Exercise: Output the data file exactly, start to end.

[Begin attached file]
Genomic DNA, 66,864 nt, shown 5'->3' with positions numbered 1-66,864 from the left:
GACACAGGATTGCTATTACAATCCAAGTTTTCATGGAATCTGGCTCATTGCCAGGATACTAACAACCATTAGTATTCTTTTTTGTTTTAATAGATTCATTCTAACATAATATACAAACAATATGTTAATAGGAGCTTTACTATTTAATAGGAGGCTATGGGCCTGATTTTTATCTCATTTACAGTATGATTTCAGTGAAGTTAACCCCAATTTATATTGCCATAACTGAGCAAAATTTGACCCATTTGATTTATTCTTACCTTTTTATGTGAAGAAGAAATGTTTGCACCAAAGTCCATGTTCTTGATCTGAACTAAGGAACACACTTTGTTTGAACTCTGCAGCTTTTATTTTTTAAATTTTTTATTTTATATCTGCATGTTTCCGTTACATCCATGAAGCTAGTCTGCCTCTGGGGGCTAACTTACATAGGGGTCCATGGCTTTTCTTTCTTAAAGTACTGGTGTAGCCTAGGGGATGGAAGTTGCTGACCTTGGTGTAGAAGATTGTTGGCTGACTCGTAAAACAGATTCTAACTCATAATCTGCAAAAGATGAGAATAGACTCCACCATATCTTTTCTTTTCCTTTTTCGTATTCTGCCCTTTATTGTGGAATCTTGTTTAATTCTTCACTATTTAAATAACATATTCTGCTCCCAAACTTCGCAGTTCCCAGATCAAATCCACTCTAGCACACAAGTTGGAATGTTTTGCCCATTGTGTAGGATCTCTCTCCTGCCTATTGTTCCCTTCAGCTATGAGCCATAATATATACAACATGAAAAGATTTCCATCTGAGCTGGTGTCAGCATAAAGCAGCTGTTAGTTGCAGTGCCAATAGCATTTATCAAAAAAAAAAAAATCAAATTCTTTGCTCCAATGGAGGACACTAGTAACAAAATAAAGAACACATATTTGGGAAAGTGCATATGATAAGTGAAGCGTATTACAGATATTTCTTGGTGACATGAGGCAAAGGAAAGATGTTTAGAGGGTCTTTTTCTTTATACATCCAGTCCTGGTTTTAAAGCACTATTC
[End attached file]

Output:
Genomic DNA, 66,864 nt, shown 5'->3' with positions numbered 1-66,864 from the left:
GACACAGGATTGCTATTACAATCCAAGTTTTCATGGAATCTGGCTCATTGCCAGGATACTAACAACCATTAGTATTCTTTTTTGTTTTAATAGATTCATTCTAACATAATATACAAACAATATGTTAATAGGAGCTTTACTATTTAATAGGAGGCTATGGGCCTGATTTTTATCTCATTTACAGTATGATTTCAGTGAAGTTAACCCCAATTTATATTGCCATAACTGAGCAAAATTTGACCCATTTGATTTATTCTTACCTTTTTATGTGAAGAAGAAATGTTTGCACCAAAGTCCATGTTCTTGATCTGAACTAAGGAACACACTTTGTTTGAACTCTGCAGCTTTTATTTTTTAAATTTTTTATTTTATATCTGCATGTTTCCGTTACATCCATGAAGCTAGTCTGCCTCTGGGGGCTAACTTACATAGGGGTCCATGGCTTTTCTTTCTTAAAGTACTGGTGTAGCCTAGGGGATGGAAGTTGCTGACCTTGGTGTAGAAGATTGTTGGCTGACTCGTAAAACAGATTCTAACTCATAATCTGCAAAAGATGAGAATAGACTCCACCATATCTTTTCTTTTCCTTTTTCGTATTCTGCCCTTTATTGTGGAATCTTGTTTAATTCTTCACTATTTAAATAACATATTCTGCTCCCAAACTTCGCAGTTCCCAGATCAAATCCACTCTAGCACACAAGTTGGAATGTTTTGCCCATTGTGTAGGATCTCTCTCCTGCCTATTGTTCCCTTCAGCTATGAGCCATAATATATACAACATGAAAAGATTTCCATCTGAGCTGGTGTCAGCATAAAGCAGCTGTTAGTTGCAGTGCCAATAGCATTTATCAAAAAAAAAAAAATCAAATTCTTTGCTCCAATGGAGGACACTAGTAACAAAATAAAGAACACATATTTGGGAAAGTGCATATGATAAGTGAAGCGTATTACAGATATTTCTTGGTGACATGAGGCAAAGGAAAGATGTTTAGAGGGTCTTTTTCTTTATACATCCAGTCCTGGTTTTAAAGCACTATTC